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Accueil du site → Doctorat → Allemagne → 2001 → Regional rainfall changes in Namibia under conditions of man-made enhanced greenhouse warming

Julius-Maximilians-Universität Würzburg (2001)

Regional rainfall changes in Namibia under conditions of man-made enhanced greenhouse warming

Beyer, Ulrike

Titre : Regionale Niederschlagsänderungen in Namibia bei anthropogen verstärktem Treibhauseffekt : Abschätzungen mit statistischem

Regional rainfall changes in Namibia under conditions of man-made enhanced greenhouse warming

Auteur : Beyer, Ulrike

Université de soutenance : Julius-Maximilians-Universität Würzburg

Grade : Dissertation zur Erlangung des naturwissenschaftlichen Doktorgrades 2001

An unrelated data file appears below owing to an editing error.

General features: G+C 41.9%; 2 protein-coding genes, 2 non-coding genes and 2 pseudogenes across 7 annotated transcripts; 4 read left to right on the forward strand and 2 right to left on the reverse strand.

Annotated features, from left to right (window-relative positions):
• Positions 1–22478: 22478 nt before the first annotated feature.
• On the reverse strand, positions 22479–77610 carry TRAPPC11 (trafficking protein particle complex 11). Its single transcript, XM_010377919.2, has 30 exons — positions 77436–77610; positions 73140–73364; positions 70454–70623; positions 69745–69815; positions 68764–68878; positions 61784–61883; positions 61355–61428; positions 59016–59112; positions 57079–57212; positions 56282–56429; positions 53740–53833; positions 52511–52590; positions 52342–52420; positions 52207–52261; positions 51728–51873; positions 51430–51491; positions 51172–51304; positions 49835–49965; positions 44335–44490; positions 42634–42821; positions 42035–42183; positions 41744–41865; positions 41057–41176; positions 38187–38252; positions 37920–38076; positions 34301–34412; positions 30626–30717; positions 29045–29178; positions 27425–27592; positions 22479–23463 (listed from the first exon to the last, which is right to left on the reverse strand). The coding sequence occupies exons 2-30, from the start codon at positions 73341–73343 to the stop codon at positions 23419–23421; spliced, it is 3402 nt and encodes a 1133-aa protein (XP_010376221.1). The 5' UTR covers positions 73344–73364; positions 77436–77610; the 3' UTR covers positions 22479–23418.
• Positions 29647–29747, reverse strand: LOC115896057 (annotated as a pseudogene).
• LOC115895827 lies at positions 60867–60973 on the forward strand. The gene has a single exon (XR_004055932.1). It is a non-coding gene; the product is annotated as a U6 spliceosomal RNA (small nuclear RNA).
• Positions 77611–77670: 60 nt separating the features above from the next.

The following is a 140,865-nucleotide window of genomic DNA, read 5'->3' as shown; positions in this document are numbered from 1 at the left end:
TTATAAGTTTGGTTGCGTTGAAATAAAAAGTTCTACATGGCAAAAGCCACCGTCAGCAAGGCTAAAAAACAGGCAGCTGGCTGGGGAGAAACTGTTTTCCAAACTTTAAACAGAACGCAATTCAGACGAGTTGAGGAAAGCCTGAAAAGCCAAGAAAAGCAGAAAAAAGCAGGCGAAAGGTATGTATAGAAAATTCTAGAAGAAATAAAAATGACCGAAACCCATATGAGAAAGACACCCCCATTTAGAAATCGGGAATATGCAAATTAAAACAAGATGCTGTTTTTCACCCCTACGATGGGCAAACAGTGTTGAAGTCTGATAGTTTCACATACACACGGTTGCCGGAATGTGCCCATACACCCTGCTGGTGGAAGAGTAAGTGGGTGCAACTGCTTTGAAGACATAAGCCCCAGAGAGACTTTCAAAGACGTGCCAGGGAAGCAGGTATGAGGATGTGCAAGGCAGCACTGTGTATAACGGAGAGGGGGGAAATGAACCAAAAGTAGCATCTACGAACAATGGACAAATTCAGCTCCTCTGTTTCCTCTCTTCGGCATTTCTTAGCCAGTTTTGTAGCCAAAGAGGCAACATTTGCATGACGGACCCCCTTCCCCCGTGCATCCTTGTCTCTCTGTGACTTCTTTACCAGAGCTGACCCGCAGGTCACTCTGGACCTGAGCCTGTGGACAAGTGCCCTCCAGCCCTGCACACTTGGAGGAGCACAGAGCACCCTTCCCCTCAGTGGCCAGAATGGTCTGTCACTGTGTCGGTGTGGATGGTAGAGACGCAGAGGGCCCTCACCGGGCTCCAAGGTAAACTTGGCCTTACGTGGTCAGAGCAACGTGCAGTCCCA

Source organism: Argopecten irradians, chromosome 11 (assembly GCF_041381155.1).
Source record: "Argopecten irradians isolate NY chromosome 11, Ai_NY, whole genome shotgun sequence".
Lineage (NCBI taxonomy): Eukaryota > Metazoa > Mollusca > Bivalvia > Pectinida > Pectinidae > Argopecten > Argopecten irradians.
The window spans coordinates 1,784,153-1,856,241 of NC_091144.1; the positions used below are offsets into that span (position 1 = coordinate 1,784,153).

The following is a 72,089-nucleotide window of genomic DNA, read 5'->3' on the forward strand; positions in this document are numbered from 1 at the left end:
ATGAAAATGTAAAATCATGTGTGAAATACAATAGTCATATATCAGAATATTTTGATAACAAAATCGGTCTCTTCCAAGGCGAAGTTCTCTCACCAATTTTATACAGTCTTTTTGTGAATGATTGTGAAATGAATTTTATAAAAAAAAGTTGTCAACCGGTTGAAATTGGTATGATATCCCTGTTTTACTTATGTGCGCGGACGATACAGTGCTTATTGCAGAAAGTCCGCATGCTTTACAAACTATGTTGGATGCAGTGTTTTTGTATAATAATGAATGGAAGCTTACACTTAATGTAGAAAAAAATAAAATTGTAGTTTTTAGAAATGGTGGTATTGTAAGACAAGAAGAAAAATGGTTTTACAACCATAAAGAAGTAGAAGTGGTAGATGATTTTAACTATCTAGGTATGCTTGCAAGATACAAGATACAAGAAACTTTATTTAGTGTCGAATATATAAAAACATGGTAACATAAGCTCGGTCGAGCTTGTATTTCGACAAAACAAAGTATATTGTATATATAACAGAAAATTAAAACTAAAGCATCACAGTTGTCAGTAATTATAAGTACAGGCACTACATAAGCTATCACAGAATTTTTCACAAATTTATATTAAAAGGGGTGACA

This thesis presents results of regional rainfall assessments in Namibia, under conditions of man-made enhanced greenhouse warming. The results are obtained by statistical downscaling procedures. Relations between large-scale atmospheric circulation and Namibian summer rainfall are established by statistical transfer functions. For this purpose, principle components of geopotential heights of different atmospheric levels (300, 500, 1000hPa) and monthly rainfall data of 84 Namibian stations are linked by stepwise multiple regression analyses for every station, or alternatively for gridded rainfall data. The analyses were done on a monthly basis (November – March) during a 30-year calibration period. After verifying these statistical relations in an independent period, stations, or grids, with regression models of sufficient quality (significant correlation r>0.4 between observed and modeled data) are selected and used to assess local rainfall for greenhouse gas-scenarios from simulated ECHAM3-T42 and ECHAM4tr-T42 geopotential height data. As additional method to connect large scale circulation features with local station rainfall data, canonical correlation analyses are applied. Independent of the procedure, results for climate conditions of threefold respectively transient increase in CO2-concentrations, compared to a reference period (1961-90), show an increase of rainfall in northern and eastern parts of Namibia for December to February. Slight decreases in southern and southwestern regions from November to January are seen. Assessments for March indicate a distinct decrease over the whole country. These findings point to an intensified, more accentuated rainy season, however, the amount of rainfall remains more or less the same under conditions of enhanced greenhouse warming. Therefore it is of special importance to assess rainfall changes on a monthly basis. Further investigations consist of the separation of thermal and dynamical effects in ECHAM3 and ECHAM4 circulation data. Global warming produces a thermal uplifting of the geopotential heights used in climate change scenarios. By correction of this uplifting process, dynamical induced effects of rainfall events are captured. The use of uplifting corrected geopotential heights as predictors in the downscaling procedure in general leads to smaller changes of rainfall in the assessment results, both in positive and negative range. There is no doubt that the climate system reacts to man-made enhanced greenhouse warming. With regard to future Namibian summer rainfall, it is important to differentiate the effects of greenhouse warming on a regional and temporal scale


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